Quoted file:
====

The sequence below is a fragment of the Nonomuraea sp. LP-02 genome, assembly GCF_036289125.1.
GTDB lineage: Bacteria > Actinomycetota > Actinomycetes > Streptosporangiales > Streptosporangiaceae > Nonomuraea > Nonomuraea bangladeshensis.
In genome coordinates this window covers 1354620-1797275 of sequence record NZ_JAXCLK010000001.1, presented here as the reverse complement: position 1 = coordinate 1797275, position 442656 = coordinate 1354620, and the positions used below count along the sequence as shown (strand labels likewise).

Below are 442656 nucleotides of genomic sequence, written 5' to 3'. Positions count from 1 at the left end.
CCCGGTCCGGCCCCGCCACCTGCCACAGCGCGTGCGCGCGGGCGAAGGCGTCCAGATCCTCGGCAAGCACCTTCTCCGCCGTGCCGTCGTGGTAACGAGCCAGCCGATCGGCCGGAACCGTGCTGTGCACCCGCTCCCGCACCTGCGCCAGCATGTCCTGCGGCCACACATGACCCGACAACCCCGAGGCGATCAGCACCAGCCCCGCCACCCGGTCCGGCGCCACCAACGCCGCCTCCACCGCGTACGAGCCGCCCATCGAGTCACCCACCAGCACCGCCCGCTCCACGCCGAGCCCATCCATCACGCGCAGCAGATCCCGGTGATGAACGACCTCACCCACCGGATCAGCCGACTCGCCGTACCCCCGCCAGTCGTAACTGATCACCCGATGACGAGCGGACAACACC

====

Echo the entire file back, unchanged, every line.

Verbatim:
The sequence below is a fragment of the Nonomuraea sp. LP-02 genome, assembly GCF_036289125.1.
GTDB lineage: Bacteria > Actinomycetota > Actinomycetes > Streptosporangiales > Streptosporangiaceae > Nonomuraea > Nonomuraea bangladeshensis.
In genome coordinates this window covers 1354620-1797275 of sequence record NZ_JAXCLK010000001.1, presented here as the reverse complement: position 1 = coordinate 1797275, position 442656 = coordinate 1354620, and the positions used below count along the sequence as shown (strand labels likewise).

Below are 442656 nucleotides of genomic sequence, written 5' to 3'. Positions count from 1 at the left end.
CCCGGTCCGGCCCCGCCACCTGCCACAGCGCGTGCGCGCGGGCGAAGGCGTCCAGATCCTCGGCAAGCACCTTCTCCGCCGTGCCGTCGTGGTAACGAGCCAGCCGATCGGCCGGAACCGTGCTGTGCACCCGCTCCCGCACCTGCGCCAGCATGTCCTGCGGCCACACATGACCCGACAACCCCGAGGCGATCAGCACCAGCCCCGCCACCCGGTCCGGCGCCACCAACGCCGCCTCCACCGCGTACGAGCCGCCCATCGAGTCACCCACCAGCACCGCCCGCTCCACGCCGAGCCCATCCATCACGCGCAGCAGATCCCGGTGATGAACGACCTCACCCACCGGATCAGCCGACTCGCCGTACCCCCGCCAGTCGTAACTGATCACCCGATGACGAGCGGACAACACC